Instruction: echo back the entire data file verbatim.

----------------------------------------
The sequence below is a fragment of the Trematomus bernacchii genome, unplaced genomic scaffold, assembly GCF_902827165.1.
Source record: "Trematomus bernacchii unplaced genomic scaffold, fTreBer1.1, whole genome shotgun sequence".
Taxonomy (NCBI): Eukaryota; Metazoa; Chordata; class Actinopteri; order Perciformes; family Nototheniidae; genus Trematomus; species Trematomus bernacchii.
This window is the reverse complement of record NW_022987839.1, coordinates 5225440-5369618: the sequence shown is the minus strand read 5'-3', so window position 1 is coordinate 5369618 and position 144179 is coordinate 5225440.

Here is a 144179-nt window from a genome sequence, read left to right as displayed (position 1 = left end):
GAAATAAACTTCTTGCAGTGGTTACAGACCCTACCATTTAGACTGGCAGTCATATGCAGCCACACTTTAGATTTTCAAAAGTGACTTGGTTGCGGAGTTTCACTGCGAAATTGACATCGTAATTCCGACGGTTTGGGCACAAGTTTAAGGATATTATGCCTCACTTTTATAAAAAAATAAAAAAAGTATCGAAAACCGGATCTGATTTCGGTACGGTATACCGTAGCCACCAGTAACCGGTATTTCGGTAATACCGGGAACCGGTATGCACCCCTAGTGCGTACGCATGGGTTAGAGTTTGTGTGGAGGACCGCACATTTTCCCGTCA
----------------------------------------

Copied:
The sequence below is a fragment of the Trematomus bernacchii genome, unplaced genomic scaffold, assembly GCF_902827165.1.
Source record: "Trematomus bernacchii unplaced genomic scaffold, fTreBer1.1, whole genome shotgun sequence".
Taxonomy (NCBI): Eukaryota; Metazoa; Chordata; class Actinopteri; order Perciformes; family Nototheniidae; genus Trematomus; species Trematomus bernacchii.
This window is the reverse complement of record NW_022987839.1, coordinates 5225440-5369618: the sequence shown is the minus strand read 5'-3', so window position 1 is coordinate 5369618 and position 144179 is coordinate 5225440.

Here is a 144179-nt window from a genome sequence, read left to right as displayed (position 1 = left end):
GAAATAAACTTCTTGCAGTGGTTACAGACCCTACCATTTAGACTGGCAGTCATATGCAGCCACACTTTAGATTTTCAAAAGTGACTTGGTTGCGGAGTTTCACTGCGAAATTGACATCGTAATTCCGACGGTTTGGGCACAAGTTTAAGGATATTATGCCTCACTTTTATAAAAAAATAAAAAAAGTATCGAAAACCGGATCTGATTTCGGTACGGTATACCGTAGCCACCAGTAACCGGTATTTCGGTAATACCGGGAACCGGTATGCACCCCTAGTGCGTACGCATGGGTTAGAGTTTGTGTGGAGGACCGCACATTTTCCCGTCA